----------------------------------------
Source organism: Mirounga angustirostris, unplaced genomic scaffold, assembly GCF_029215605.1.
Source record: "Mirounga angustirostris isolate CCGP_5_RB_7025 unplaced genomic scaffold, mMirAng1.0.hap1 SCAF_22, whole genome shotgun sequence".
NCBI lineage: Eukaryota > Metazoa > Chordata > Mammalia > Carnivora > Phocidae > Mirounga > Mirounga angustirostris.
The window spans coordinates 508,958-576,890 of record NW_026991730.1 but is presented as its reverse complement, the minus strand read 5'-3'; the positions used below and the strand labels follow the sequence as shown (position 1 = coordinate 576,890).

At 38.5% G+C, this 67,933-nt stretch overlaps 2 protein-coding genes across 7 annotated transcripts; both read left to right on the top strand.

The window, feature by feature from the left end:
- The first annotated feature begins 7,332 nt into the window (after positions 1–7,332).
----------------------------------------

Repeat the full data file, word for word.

Source organism: Mirounga angustirostris, unplaced genomic scaffold, assembly GCF_029215605.1.
Source record: "Mirounga angustirostris isolate CCGP_5_RB_7025 unplaced genomic scaffold, mMirAng1.0.hap1 SCAF_22, whole genome shotgun sequence".
NCBI lineage: Eukaryota > Metazoa > Chordata > Mammalia > Carnivora > Phocidae > Mirounga > Mirounga angustirostris.
The window spans coordinates 508,958-576,890 of record NW_026991730.1 but is presented as its reverse complement, the minus strand read 5'-3'; the positions used below and the strand labels follow the sequence as shown (position 1 = coordinate 576,890).

At 38.5% G+C, this 67,933-nt stretch overlaps 2 protein-coding genes across 7 annotated transcripts; both read left to right on the top strand.

The window, feature by feature from the left end:
- The first annotated feature begins 7,332 nt into the window (after positions 1–7,332).